In a twist on the more famous dictum, frog design's founder, Harmut Esslinger, once stated that "form follows emotion." With an emphasis on designing products and experiences that connect beyond mere functionality, frog has stayed true to this ethos over its 44 years in business. The company's 600 employees are loosely divided into three informal categories: designers, technologists and strategists. Kerstin Feix, frog's AVP, Head of Global Human Resources, oversees the HR team in the company's nine studios worldwide. James Cortese, frog's Director of Marketing, also contributed to this interview.
Can you walk us through your process for hiring a new industrial designer?
Kerstin Feix: For every discipline we have a special process. Every job opening is always on the website—but it makes sense to apply even if there's not a job opening. As a consultancy, it's important that we maintain a pipeline of candidates.
It's most important for us to see your portfolio. We prefer either a PDF or a link to your website. I would say it's less about your school degree and more about your skill set, your personality and your past experience. In the best case scenario, you know somebody within frog, because referrals get handled with extra care.
If we think the portfolio is strong enough, we invite the candidate to an initial screening call handled by the recruiter. After that, we invite candidates into our studio, and we start the interview process with a portfolio presentation. Here they have a chance to meet different levels of employees, not only managers but designers as well. They also get a look and feel—who are the people that they might work with in the future? The portfolio presentations gives candidates a chance to tell a story, to showcase their own personal experience and to convince the people in the room that they are the right fit.
What makes good candidates stand out?
KF: When you look at the portfolio, ideally it blows you away. That's basic. At frog it's the culture fit that's so important, because we know that even if a candidate has the perfect technical skill-set, they can create much more damage than benefit if they're not a cultural match. It's important for the morale and the team in general to find people who fit.
James Cortese: I'm trying to qualify what makes a frog. It's a combination of someone who has an original point of view, but they're also very democratic and open to new ideas. There's a willingness to challenge their own assumptions based on what they've learned from the people around them and the people that they work with. A sense of irreverence tempered by a sense of professionalism.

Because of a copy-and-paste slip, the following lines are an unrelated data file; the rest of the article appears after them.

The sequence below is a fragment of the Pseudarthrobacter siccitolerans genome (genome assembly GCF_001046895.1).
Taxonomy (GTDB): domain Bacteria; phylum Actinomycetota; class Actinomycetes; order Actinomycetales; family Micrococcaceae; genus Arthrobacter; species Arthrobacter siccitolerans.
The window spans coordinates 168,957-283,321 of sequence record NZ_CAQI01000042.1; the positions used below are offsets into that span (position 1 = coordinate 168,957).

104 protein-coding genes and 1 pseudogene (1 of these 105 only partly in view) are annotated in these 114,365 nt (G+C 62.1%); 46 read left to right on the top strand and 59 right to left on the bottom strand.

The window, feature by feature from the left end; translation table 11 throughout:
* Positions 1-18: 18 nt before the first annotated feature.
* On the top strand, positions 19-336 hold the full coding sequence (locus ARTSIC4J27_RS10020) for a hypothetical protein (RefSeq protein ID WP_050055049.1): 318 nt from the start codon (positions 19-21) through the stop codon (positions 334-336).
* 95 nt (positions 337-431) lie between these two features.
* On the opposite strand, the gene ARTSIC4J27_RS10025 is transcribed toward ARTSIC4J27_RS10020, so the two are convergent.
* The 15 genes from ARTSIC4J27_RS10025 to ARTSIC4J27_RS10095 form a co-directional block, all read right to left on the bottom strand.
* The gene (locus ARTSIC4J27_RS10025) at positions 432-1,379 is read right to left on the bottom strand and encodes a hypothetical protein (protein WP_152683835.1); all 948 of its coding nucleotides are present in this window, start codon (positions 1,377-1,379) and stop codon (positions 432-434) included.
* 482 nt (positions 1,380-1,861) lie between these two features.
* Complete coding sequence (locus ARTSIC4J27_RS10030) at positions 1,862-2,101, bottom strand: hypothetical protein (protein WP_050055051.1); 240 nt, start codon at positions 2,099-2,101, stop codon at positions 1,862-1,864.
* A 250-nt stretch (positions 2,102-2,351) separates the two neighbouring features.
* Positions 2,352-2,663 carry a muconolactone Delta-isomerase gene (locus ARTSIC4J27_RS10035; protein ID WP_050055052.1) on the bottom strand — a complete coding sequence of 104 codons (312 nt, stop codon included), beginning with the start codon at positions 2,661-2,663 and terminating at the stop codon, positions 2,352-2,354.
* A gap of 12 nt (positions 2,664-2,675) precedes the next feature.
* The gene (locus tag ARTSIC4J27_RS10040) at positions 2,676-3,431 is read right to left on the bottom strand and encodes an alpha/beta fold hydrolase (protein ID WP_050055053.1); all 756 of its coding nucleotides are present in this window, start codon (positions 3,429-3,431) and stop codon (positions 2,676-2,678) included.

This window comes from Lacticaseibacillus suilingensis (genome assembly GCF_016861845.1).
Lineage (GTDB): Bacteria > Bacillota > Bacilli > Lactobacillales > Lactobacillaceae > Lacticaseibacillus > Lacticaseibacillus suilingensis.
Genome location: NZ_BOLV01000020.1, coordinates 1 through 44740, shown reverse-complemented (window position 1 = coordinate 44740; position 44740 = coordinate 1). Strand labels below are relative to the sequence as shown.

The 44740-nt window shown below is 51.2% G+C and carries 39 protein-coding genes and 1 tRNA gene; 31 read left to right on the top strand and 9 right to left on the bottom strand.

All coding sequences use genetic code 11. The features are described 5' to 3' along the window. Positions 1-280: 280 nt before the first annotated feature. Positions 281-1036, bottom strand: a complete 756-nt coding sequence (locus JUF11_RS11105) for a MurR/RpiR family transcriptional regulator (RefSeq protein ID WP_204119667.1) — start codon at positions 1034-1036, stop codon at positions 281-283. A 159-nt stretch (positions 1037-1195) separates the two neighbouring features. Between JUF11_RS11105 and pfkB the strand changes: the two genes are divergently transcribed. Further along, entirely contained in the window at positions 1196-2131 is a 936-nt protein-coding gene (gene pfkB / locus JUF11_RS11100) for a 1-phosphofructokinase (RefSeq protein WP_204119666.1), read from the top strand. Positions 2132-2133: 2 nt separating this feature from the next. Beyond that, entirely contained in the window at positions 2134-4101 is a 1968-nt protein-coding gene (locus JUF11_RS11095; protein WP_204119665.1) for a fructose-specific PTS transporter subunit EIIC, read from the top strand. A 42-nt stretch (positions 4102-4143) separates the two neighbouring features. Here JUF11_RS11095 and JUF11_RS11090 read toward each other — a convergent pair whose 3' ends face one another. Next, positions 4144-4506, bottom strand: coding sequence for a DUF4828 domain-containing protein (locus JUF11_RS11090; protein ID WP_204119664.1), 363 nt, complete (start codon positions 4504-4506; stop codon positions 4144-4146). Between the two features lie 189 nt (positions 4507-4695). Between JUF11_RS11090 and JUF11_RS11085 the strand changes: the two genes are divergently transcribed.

KF: I sometimes even used the word rebel. You need to be a rebel in your heart, which means that you like to challenge and question things—but you are also able to play on a team. We work in a consultancy, so it's important to understand that we are passionate about changing the world, but we're also a business.
Kerstin Feix, frog's AVP, Head of Global Human Resources, and James Cortese, Director of Marketing
And what are some red flags that might disqualify a potential hire?
KF: Don't show up in a suit when you're applying for a creative designer position. It's important that you listen, and that you are able to participate in the interview as a conversation. It's not only about doing it your way but also sensing what the group is looking for. It's never good if you lose your cool when answering questions. The biggest red flag is if you present work in your portfolio that isn't yours.
JC: That's an important point. We talked earlier about looking for people who have a team orientation, a collaborate spirit. A lot of the work that happens in consulting is a collaboration among large teams of people, so there'll be many times when a designer has to be very clear about what they did, and very forthright about the contributions that others made. If they can present that upfront in a classy way through their delivery, that speaks really well of them. Because they're able to understand how they fit into a larger whole, and they helped move along something that was much bigger than them alone. You could fail spectacularly if you present the same project by taking credit for all of it.